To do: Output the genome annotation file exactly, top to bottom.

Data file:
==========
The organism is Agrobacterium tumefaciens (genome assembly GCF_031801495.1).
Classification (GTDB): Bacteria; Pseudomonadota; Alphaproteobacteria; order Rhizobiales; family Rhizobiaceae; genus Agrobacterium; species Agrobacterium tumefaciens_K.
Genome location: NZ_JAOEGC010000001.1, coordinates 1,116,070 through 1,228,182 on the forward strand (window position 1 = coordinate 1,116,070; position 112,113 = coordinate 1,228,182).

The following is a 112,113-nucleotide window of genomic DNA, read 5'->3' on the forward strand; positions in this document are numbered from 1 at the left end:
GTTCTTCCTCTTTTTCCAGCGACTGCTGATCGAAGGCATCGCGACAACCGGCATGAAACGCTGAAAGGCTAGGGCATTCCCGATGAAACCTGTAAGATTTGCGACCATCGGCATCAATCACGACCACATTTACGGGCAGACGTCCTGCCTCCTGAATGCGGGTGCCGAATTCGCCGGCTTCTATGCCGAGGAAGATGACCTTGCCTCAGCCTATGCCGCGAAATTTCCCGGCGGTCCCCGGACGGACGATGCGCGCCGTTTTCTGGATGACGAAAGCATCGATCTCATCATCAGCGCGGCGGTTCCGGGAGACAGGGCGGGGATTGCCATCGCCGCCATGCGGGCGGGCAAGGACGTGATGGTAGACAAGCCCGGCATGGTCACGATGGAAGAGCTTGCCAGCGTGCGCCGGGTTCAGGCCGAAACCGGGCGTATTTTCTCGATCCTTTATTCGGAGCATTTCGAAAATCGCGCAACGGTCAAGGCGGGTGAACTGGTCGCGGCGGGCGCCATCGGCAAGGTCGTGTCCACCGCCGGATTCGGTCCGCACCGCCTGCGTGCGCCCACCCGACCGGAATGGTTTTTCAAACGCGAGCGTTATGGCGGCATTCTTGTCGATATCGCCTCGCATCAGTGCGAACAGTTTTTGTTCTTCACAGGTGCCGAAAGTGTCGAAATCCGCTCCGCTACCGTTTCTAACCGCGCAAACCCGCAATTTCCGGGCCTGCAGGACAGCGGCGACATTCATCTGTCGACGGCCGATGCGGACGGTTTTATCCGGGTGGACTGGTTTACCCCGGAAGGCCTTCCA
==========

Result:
The organism is Agrobacterium tumefaciens (genome assembly GCF_031801495.1).
Classification (GTDB): Bacteria; Pseudomonadota; Alphaproteobacteria; order Rhizobiales; family Rhizobiaceae; genus Agrobacterium; species Agrobacterium tumefaciens_K.
Genome location: NZ_JAOEGC010000001.1, coordinates 1,116,070 through 1,228,182 on the forward strand (window position 1 = coordinate 1,116,070; position 112,113 = coordinate 1,228,182).

The following is a 112,113-nucleotide window of genomic DNA, read 5'->3' on the forward strand; positions in this document are numbered from 1 at the left end:
GTTCTTCCTCTTTTTCCAGCGACTGCTGATCGAAGGCATCGCGACAACCGGCATGAAACGCTGAAAGGCTAGGGCATTCCCGATGAAACCTGTAAGATTTGCGACCATCGGCATCAATCACGACCACATTTACGGGCAGACGTCCTGCCTCCTGAATGCGGGTGCCGAATTCGCCGGCTTCTATGCCGAGGAAGATGACCTTGCCTCAGCCTATGCCGCGAAATTTCCCGGCGGTCCCCGGACGGACGATGCGCGCCGTTTTCTGGATGACGAAAGCATCGATCTCATCATCAGCGCGGCGGTTCCGGGAGACAGGGCGGGGATTGCCATCGCCGCCATGCGGGCGGGCAAGGACGTGATGGTAGACAAGCCCGGCATGGTCACGATGGAAGAGCTTGCCAGCGTGCGCCGGGTTCAGGCCGAAACCGGGCGTATTTTCTCGATCCTTTATTCGGAGCATTTCGAAAATCGCGCAACGGTCAAGGCGGGTGAACTGGTCGCGGCGGGCGCCATCGGCAAGGTCGTGTCCACCGCCGGATTCGGTCCGCACCGCCTGCGTGCGCCCACCCGACCGGAATGGTTTTTCAAACGCGAGCGTTATGGCGGCATTCTTGTCGATATCGCCTCGCATCAGTGCGAACAGTTTTTGTTCTTCACAGGTGCCGAAAGTGTCGAAATCCGCTCCGCTACCGTTTCTAACCGCGCAAACCCGCAATTTCCGGGCCTGCAGGACAGCGGCGACATTCATCTGTCGACGGCCGATGCGGACGGTTTTATCCGGGTGGACTGGTTTACCCCGGAAGGCCTTCCA